Higher latitude waters are naturally less saturated, so the change in chemistry would affect these areas first. By 2040, under some CO2 emissions scenarios, surface waters of some regions may become undersaturated of aragonite, making those calcium carbonate structures constructed of aragonite vulnerable to dissolution.
At the end of the century, projections say most of the Southern Ocean and some regions of the subarctic Pacific will become undersaturated with respect to aragonite if CO2 emissions continue in a business-as-usual scenario. Data on the Arctic Ocean are pending.
“The high latitudes are the first areas that will have large expanses of surface waters that will be undersaturated with respect to aragonite. It’s not looking good,” Fabry said. “With increasing oceanic uptake of atmospheric CO2, we see CO2 increasing in the water and pH declining at time series stations at Bermuda, Hawaii and the Canary Islands. … And in high latitudes such as the Southern Ocean, what we’re going to have in the coming decades is surface seawater that is corrosive to aragonite. ”
In a previous experiment involving a sub-Arctic pteropod, Fabry grew the species at a lower carbonate ion saturation. Within 48 hours, the growing edge of the shell began to dissolve. “The shells start to get pitted, the upper layer peels off, and that exposes more calcium carbonate rods and crystals to dissolution, and they just dissolve,” she said.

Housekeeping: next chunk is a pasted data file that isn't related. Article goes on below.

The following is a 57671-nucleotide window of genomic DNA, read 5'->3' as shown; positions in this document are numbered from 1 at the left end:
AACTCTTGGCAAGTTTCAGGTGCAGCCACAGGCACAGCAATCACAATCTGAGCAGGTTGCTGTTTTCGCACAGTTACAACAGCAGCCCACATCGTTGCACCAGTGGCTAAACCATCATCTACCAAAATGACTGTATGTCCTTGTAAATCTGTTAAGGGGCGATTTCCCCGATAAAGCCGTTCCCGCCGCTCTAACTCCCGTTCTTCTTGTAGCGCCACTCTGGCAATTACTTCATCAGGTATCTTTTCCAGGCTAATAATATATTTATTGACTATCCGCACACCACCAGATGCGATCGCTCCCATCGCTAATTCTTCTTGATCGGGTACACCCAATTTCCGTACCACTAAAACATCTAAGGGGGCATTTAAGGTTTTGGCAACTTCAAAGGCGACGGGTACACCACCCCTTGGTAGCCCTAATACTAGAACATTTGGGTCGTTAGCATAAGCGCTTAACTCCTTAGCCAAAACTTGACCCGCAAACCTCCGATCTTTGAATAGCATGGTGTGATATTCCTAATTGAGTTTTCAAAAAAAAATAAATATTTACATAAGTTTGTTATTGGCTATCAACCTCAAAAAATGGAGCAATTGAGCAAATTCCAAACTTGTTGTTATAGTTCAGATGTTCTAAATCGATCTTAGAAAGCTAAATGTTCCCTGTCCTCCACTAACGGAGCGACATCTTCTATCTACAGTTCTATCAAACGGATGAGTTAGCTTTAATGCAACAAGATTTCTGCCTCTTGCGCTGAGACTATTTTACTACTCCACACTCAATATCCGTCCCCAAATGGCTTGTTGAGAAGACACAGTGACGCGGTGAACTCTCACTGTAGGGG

The team is conducting similar experiments here over two field seasons, though weather for this second year stymied collection efforts for the first couple of weeks. The scientists are after two types of pteropods: one with a shell in its adult stage (euthecosomatous pteropods), and a second, carnivorous species (gymnosomatous pteropods) that feeds exclusively on the first.
Seibel, a co-principal investigator on the project, is interested in discovering how ocean acidification will affect other aspects of pteropod physiology, such as oxygen consumption or ammonia excretion.
“CO2 causes acidification in body fluids the same way it does in seawater, although not necessarily to the same extent,” said Seibel, with the University of Rhode Island. “Acidification of the body fluids can lead to changes in metabolism that could lead to reductions in growth and reproduction.